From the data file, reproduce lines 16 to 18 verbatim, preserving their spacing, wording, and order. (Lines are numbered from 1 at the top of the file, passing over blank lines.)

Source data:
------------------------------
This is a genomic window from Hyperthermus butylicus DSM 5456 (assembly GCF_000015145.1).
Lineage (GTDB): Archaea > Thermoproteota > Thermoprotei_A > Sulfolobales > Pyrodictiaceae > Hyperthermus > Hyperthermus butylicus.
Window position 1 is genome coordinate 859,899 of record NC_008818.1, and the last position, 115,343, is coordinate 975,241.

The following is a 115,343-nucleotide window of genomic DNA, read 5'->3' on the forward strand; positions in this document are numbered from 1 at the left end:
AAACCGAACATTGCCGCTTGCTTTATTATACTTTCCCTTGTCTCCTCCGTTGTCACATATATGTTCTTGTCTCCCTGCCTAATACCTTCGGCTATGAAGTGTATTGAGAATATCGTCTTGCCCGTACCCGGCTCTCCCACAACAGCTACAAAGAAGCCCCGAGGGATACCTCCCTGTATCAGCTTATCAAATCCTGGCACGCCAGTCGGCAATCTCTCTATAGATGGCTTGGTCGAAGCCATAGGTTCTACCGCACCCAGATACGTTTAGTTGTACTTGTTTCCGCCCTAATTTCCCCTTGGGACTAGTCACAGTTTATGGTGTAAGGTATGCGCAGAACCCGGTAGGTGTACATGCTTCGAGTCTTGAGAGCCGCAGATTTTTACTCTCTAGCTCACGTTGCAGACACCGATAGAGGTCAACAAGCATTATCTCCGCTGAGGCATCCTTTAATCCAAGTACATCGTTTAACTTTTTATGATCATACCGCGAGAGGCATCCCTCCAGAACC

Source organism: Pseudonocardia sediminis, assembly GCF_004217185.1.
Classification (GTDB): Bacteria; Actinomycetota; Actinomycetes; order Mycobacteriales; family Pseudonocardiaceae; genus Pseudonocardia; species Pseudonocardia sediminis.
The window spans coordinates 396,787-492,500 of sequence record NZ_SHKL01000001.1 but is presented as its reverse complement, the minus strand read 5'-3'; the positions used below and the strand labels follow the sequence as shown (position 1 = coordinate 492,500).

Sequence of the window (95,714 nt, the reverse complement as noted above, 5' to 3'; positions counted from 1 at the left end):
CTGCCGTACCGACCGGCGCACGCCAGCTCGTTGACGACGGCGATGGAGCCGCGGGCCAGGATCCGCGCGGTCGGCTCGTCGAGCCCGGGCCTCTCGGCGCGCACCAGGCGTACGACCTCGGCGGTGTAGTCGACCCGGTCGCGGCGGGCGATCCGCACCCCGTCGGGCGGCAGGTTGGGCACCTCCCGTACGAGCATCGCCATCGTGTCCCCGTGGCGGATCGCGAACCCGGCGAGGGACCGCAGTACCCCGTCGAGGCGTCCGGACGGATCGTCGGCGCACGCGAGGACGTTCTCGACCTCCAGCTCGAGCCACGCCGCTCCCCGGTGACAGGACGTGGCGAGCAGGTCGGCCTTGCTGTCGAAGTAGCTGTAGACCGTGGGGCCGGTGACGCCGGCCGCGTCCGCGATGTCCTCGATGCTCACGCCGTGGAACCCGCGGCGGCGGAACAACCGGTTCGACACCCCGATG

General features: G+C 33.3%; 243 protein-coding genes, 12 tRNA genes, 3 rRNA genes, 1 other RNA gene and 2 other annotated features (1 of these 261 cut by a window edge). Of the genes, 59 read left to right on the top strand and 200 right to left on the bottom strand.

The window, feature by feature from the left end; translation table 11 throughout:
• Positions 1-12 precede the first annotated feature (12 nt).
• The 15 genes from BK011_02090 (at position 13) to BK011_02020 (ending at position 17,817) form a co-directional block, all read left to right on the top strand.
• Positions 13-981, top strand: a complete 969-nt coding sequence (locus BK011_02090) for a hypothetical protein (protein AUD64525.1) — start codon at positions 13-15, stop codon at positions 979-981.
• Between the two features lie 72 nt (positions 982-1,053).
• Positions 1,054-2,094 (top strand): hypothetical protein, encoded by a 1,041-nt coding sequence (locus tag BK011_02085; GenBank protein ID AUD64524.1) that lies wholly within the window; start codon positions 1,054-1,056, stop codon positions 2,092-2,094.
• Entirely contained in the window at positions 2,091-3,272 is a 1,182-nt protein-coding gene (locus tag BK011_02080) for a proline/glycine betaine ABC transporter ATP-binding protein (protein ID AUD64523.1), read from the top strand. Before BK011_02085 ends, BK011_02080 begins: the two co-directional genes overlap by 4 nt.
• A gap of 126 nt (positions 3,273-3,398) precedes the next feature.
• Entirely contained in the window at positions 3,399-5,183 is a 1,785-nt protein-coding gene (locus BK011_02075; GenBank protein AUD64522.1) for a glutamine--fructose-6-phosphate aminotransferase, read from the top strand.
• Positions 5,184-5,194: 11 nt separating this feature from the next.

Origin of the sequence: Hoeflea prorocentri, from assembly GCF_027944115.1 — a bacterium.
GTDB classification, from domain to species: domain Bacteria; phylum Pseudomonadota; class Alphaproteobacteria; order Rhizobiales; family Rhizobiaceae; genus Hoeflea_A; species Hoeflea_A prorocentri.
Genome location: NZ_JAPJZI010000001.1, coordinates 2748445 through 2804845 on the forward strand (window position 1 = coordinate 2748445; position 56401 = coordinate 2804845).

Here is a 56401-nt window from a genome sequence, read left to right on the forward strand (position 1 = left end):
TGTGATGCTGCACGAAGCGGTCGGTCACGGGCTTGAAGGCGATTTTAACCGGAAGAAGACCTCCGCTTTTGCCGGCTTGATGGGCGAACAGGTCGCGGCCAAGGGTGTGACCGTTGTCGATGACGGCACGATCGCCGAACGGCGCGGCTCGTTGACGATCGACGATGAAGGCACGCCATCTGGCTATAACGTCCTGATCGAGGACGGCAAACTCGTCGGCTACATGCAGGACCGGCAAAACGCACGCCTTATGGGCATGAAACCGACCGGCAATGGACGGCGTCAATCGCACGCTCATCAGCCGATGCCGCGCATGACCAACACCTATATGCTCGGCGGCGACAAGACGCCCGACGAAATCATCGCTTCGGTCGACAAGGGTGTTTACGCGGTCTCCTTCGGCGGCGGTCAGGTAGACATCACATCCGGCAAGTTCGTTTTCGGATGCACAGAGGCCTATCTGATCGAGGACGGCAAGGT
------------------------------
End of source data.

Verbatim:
• Between the two features lie 72 nt (positions 982-1,053).
• Positions 1,054-2,094 (top strand): hypothetical protein, encoded by a 1,041-nt coding sequence (locus tag BK011_02085; GenBank protein ID AUD64524.1) that lies wholly within the window; start codon positions 1,054-1,056, stop codon positions 2,092-2,094.
• Entirely contained in the window at positions 2,091-3,272 is a 1,182-nt protein-coding gene (locus tag BK011_02080) for a proline/glycine betaine ABC transporter ATP-binding protein (protein ID AUD64523.1), read from the top strand. Before BK011_02085 ends, BK011_02080 begins: the two co-directional genes overlap by 4 nt.